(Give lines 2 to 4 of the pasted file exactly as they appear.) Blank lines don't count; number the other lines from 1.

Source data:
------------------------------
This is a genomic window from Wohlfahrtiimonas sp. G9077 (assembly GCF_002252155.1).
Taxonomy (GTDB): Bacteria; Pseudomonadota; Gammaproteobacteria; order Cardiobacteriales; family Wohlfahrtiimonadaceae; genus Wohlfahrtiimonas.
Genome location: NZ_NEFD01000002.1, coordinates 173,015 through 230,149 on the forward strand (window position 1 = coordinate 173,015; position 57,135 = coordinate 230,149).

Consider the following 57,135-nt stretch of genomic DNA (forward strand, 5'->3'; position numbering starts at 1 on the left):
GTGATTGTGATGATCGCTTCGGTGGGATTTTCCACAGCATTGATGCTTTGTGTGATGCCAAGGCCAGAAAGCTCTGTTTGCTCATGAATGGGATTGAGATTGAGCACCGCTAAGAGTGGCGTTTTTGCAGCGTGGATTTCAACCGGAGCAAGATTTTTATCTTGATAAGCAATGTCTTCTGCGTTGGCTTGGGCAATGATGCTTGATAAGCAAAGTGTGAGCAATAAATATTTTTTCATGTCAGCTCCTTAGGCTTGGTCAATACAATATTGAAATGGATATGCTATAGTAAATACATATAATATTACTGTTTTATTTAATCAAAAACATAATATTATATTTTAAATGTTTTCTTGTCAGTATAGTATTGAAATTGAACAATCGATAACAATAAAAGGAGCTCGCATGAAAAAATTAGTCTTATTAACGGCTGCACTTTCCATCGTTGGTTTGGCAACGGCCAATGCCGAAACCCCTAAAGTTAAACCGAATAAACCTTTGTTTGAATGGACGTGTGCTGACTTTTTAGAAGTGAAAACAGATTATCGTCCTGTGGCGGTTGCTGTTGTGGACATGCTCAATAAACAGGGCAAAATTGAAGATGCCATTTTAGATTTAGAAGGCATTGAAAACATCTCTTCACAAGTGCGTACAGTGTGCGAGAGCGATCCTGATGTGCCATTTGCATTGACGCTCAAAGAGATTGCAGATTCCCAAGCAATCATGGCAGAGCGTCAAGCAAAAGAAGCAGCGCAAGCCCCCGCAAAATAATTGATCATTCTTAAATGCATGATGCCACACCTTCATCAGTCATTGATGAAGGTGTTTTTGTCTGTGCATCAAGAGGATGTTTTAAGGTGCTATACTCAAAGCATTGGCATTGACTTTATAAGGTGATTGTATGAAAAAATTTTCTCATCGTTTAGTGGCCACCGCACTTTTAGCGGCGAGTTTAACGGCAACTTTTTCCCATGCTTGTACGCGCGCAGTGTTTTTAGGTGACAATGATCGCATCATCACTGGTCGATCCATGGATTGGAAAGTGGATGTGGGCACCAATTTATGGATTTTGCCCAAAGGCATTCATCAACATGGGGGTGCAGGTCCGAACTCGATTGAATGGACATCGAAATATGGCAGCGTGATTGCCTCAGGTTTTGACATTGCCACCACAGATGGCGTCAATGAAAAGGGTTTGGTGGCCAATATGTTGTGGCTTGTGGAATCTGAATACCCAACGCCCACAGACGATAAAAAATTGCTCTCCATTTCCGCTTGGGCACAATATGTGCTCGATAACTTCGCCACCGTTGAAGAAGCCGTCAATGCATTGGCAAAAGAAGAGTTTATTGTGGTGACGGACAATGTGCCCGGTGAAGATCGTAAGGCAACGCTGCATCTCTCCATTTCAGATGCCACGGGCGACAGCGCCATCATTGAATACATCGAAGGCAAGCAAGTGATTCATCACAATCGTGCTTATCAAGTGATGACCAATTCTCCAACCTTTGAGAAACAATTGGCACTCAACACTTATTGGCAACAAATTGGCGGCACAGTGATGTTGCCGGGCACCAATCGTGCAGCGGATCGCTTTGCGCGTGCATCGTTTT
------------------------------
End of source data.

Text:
Taxonomy (GTDB): Bacteria; Pseudomonadota; Gammaproteobacteria; order Cardiobacteriales; family Wohlfahrtiimonadaceae; genus Wohlfahrtiimonas.
Genome location: NZ_NEFD01000002.1, coordinates 173,015 through 230,149 on the forward strand (window position 1 = coordinate 173,015; position 57,135 = coordinate 230,149).

Consider the following 57,135-nt stretch of genomic DNA (forward strand, 5'->3'; position numbering starts at 1 on the left):